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Historian Marc Stein Launches Database Project to Identify LGBTQ Direct Action and Protest

Social movements have long engaged in direct action protests, including demonstrations, marches, parades, pickets, riots, and sit-ins. These are spectacular and embodied events, often drawing extensive public attention, serving expressive and strategic purposes, and contributing to social and political change. In 1965, influenced most directly by the African American civil rights movement, U.S. LGBT activists began a sustained period of direct action that lasted for more than a decade. Highly creative, emotionally powerful, and politically inspiring, LGBT direct action protests challenged anti-LGBT policies and practices while also breaching boundaries between the private and public, the invisible and visible, and the silent and spoken. Scholars have produced in-depth studies of a small number of these actions, including the Dewey’s sit-in (1965), the Annual Reminders at Independence Hall (1965-69), the Compton’s Cafeteria riot (1966), the Stonewall riots (1969), the Congress to Unite Women protest (1970), and the first “gay pride” marches (1970). The vast majority of LGBT direct action protests, however, have not been researched extensively or fully analyzed. This bibliography, chronology, and inventory, covering more than 600 unique events from 1965 to 1973, is meant to encourage further research on the broad and diverse history of LGBT direct action.

The LGBT Direct Action Bibliography, Chronology, and Inventory builds on the work I completed for two of my recent books: The Stonewall Riots: A Documentary History (NYU Press, 2019) and Rethinking the Gay and Lesbian Movement, 2nd edition (Routledge, 2023). Several research assistants, including Mario Burrus and Adam Joseph Nichols, worked on this project under my supervision; Dylan Weir helped compile, quantify, and analyze the results. Work is underway to extend this project to cover 1974-76. This is a work in progress and I would welcome additions and corrections, which can be sent to me at marcs@sfsu.edu.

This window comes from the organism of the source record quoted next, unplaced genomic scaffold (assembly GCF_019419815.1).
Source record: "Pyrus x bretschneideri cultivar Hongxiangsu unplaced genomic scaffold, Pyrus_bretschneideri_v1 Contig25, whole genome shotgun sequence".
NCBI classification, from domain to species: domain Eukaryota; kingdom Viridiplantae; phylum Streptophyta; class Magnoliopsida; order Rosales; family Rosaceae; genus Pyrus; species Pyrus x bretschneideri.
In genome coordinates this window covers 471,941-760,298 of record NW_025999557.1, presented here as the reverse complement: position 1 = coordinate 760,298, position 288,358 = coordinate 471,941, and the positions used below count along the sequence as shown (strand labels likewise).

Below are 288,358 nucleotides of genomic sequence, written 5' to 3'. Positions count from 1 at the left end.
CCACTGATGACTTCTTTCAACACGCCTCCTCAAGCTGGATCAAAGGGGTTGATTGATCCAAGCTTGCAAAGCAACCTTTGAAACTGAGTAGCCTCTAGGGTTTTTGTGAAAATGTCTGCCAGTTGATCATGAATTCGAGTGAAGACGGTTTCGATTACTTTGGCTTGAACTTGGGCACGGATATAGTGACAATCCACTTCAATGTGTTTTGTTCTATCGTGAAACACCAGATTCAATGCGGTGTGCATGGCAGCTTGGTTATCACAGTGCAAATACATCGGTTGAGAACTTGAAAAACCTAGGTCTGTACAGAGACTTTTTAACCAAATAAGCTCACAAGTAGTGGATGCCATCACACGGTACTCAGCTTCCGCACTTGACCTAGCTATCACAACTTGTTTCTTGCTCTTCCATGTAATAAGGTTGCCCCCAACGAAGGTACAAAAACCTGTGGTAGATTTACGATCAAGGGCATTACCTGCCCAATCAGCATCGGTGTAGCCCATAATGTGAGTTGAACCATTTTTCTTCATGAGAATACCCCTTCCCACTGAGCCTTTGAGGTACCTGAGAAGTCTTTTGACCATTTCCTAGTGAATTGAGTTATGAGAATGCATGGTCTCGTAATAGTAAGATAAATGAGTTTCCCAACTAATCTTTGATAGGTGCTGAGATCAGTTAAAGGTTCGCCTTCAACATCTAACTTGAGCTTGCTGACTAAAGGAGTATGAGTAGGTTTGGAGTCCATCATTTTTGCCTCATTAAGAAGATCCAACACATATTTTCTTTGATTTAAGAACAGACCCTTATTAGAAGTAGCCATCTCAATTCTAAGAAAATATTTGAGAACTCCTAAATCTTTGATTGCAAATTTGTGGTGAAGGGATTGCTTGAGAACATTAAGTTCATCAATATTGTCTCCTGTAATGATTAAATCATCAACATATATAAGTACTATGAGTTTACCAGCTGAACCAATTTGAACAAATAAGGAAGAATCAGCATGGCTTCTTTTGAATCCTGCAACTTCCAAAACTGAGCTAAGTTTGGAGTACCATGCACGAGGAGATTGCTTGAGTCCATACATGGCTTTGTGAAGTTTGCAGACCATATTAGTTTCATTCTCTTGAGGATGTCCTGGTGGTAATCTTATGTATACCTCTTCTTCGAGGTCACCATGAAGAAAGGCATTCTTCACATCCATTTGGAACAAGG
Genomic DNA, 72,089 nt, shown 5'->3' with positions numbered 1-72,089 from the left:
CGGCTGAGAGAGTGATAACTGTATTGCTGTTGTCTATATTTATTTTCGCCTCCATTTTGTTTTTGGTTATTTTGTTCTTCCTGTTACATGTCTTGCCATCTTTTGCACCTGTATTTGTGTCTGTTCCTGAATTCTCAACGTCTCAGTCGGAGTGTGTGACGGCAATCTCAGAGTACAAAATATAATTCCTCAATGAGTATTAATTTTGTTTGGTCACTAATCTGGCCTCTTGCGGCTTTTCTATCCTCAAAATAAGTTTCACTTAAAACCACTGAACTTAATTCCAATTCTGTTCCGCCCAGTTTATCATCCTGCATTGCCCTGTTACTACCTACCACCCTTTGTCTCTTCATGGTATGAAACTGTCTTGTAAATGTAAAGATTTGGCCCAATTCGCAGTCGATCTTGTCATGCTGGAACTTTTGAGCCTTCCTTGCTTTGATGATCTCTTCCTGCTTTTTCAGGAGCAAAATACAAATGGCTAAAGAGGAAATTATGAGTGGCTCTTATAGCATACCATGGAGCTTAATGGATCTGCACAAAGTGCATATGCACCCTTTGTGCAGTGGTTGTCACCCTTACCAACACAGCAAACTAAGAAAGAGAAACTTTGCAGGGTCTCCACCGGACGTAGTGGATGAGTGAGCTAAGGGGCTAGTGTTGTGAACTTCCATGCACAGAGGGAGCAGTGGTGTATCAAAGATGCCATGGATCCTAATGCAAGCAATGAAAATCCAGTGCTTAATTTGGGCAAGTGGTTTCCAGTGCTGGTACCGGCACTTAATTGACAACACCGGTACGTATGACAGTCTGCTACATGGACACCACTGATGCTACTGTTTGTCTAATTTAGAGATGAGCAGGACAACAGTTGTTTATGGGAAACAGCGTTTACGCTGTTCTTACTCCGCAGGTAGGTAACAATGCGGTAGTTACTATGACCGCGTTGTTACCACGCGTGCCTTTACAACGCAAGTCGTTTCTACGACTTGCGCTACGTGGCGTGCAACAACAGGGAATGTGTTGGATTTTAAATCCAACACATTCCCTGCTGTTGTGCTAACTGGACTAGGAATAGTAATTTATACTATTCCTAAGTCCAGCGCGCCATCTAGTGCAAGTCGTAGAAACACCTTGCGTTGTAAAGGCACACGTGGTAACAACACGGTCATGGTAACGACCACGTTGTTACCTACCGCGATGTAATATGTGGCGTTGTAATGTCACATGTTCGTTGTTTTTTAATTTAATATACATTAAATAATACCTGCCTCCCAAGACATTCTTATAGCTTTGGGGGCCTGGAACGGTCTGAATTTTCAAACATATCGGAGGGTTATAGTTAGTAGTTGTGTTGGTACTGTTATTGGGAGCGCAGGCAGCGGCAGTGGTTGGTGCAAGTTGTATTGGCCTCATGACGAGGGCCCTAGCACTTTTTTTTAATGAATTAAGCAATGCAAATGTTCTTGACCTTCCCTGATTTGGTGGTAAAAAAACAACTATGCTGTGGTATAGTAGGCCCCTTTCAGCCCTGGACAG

For the nine years covered in this inventory, we have identified 646 direct action events (averaging 72 per year), though the number falls to 409 if protests lasting for more than a single day and coordinated protests that occurred in multiple locations are each counted once. Only direct action protests documented in mainstream, alternative, or LGBT print media are included here; we cite more than 1,800 media sources. Media outlets routinely disagree when quantifying the number of participants in direct action protests, but the minimum numbers used by the sources listed here total more than 228,000 participants; the number would be lower if individuals who participated in more than one protest were each counted only once. LGBT direct action protests in this period had an average of 353 participants and occurred, on average, every five days. The sources listed here indicate that at least 195 protesters were arrested; again, the number would be lower if individuals arrested more than once were each counted only once.

The inventory both reinforces and challenges popular beliefs about the chronology and geography of LGBT direct action in the United States. For the nine-year period, we have documented protests in 20 states and the District of Columbia, challenging the notion that these only occurred in New York, California, and a few other states. For 1965 through May 1969, we have identified 91 direct action protests (averaging 1 every 17 days) in four states and the District of Columbia; these involved 995-1,696 participants. Beginning in April 1969 in San Francisco (not June in New York, as is commonly believed), the number and frequency of LGBT direct action protests increased dramatically. From August 1968 through March 1969, there were none, but there were 64 in April, May, and June 1969. The number rose from 6 in 1968 (averaging 1 every 61 days) to 116 in 1969 (averaging 1 every 3 days) and 174 in 1970 (averaging 1 every 2.1 days). After Stonewall, LGBT direct action also expanded in terms of participant numbers and geographic scope––for 1970, our sources count 11,935-61,733 participants in 12 cities across 7 states and Washington, D.C.


The targets of LGBT direct action were diverse, but we have identified several noteworthy patterns. Using fourteen categories and counting each protest more than once if more than one category was applicable, our sources indicate that businesses were the most common targets of LGBT direct action. These included bars, restaurants, department stores, and public utilities, which were criticized for employment discrimination, denials of service, mistreatment of patrons, sexual censorship, and discriminatory practices affecting women, people of color, and trans people in particular. The number of business targets would have been even greater if we had counted many of the media targets as businesses, which they were. The second most frequent targets of LGBT direct action were national, state, and local government policies; the third most frequent were police policies and practices. Pride events, marches, parades, and protests were fourth. LGBT targets, including businesses and political organizations, were fifth. 

Read entire article at OutHistory